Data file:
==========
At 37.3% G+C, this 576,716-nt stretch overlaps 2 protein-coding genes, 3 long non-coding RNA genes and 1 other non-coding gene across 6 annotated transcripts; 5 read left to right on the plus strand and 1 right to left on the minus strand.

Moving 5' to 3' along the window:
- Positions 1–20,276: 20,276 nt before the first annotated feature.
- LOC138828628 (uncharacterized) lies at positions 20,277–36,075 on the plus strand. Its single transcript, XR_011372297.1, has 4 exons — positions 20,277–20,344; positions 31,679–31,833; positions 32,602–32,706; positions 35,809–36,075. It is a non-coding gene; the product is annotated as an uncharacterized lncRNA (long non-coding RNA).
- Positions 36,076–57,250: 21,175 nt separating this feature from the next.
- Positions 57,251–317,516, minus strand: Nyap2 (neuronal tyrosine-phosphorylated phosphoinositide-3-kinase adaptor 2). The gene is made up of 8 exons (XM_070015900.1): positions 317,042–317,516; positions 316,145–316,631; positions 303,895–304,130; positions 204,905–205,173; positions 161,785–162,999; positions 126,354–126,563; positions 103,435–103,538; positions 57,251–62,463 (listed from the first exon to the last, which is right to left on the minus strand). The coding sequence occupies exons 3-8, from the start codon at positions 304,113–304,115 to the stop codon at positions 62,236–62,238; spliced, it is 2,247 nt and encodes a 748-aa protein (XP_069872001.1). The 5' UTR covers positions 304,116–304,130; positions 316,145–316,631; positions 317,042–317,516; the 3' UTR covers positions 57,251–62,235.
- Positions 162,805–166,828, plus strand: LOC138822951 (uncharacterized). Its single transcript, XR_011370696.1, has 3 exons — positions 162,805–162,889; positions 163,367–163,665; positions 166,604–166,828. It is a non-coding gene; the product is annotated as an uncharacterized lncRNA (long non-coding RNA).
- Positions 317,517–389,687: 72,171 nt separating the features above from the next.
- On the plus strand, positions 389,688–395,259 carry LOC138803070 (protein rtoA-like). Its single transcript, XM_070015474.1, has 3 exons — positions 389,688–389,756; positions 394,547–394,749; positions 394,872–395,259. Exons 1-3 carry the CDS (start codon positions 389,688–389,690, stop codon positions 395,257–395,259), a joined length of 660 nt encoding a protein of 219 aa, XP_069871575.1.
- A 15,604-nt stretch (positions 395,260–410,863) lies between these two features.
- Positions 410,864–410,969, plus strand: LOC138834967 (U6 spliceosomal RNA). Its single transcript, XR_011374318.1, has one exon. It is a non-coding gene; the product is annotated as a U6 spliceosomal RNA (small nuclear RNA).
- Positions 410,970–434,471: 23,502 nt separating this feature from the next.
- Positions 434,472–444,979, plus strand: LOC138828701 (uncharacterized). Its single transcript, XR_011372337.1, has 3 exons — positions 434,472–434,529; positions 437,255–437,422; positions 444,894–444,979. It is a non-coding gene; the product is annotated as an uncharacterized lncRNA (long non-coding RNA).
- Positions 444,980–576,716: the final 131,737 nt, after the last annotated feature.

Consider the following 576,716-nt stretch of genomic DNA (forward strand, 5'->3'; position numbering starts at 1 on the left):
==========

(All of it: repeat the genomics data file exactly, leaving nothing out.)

At 37.3% G+C, this 576,716-nt stretch overlaps 2 protein-coding genes, 3 long non-coding RNA genes and 1 other non-coding gene across 6 annotated transcripts; 5 read left to right on the plus strand and 1 right to left on the minus strand.

Moving 5' to 3' along the window:
- Positions 1–20,276: 20,276 nt before the first annotated feature.
- LOC138828628 (uncharacterized) lies at positions 20,277–36,075 on the plus strand. Its single transcript, XR_011372297.1, has 4 exons — positions 20,277–20,344; positions 31,679–31,833; positions 32,602–32,706; positions 35,809–36,075. It is a non-coding gene; the product is annotated as an uncharacterized lncRNA (long non-coding RNA).
- Positions 36,076–57,250: 21,175 nt separating this feature from the next.
- Positions 57,251–317,516, minus strand: Nyap2 (neuronal tyrosine-phosphorylated phosphoinositide-3-kinase adaptor 2). The gene is made up of 8 exons (XM_070015900.1): positions 317,042–317,516; positions 316,145–316,631; positions 303,895–304,130; positions 204,905–205,173; positions 161,785–162,999; positions 126,354–126,563; positions 103,435–103,538; positions 57,251–62,463 (listed from the first exon to the last, which is right to left on the minus strand). The coding sequence occupies exons 3-8, from the start codon at positions 304,113–304,115 to the stop codon at positions 62,236–62,238; spliced, it is 2,247 nt and encodes a 748-aa protein (XP_069872001.1). The 5' UTR covers positions 304,116–304,130; positions 316,145–316,631; positions 317,042–317,516; the 3' UTR covers positions 57,251–62,235.
- Positions 162,805–166,828, plus strand: LOC138822951 (uncharacterized). Its single transcript, XR_011370696.1, has 3 exons — positions 162,805–162,889; positions 163,367–163,665; positions 166,604–166,828. It is a non-coding gene; the product is annotated as an uncharacterized lncRNA (long non-coding RNA).
- Positions 317,517–389,687: 72,171 nt separating the features above from the next.
- On the plus strand, positions 389,688–395,259 carry LOC138803070 (protein rtoA-like). Its single transcript, XM_070015474.1, has 3 exons — positions 389,688–389,756; positions 394,547–394,749; positions 394,872–395,259. Exons 1-3 carry the CDS (start codon positions 389,688–389,690, stop codon positions 395,257–395,259), a joined length of 660 nt encoding a protein of 219 aa, XP_069871575.1.
- A 15,604-nt stretch (positions 395,260–410,863) lies between these two features.
- Positions 410,864–410,969, plus strand: LOC138834967 (U6 spliceosomal RNA). Its single transcript, XR_011374318.1, has one exon. It is a non-coding gene; the product is annotated as a U6 spliceosomal RNA (small nuclear RNA).
- Positions 410,970–434,471: 23,502 nt separating this feature from the next.
- Positions 434,472–444,979, plus strand: LOC138828701 (uncharacterized). Its single transcript, XR_011372337.1, has 3 exons — positions 434,472–434,529; positions 437,255–437,422; positions 444,894–444,979. It is a non-coding gene; the product is annotated as an uncharacterized lncRNA (long non-coding RNA).
- Positions 444,980–576,716: the final 131,737 nt, after the last annotated feature.

Consider the following 576,716-nt stretch of genomic DNA (forward strand, 5'->3'; position numbering starts at 1 on the left):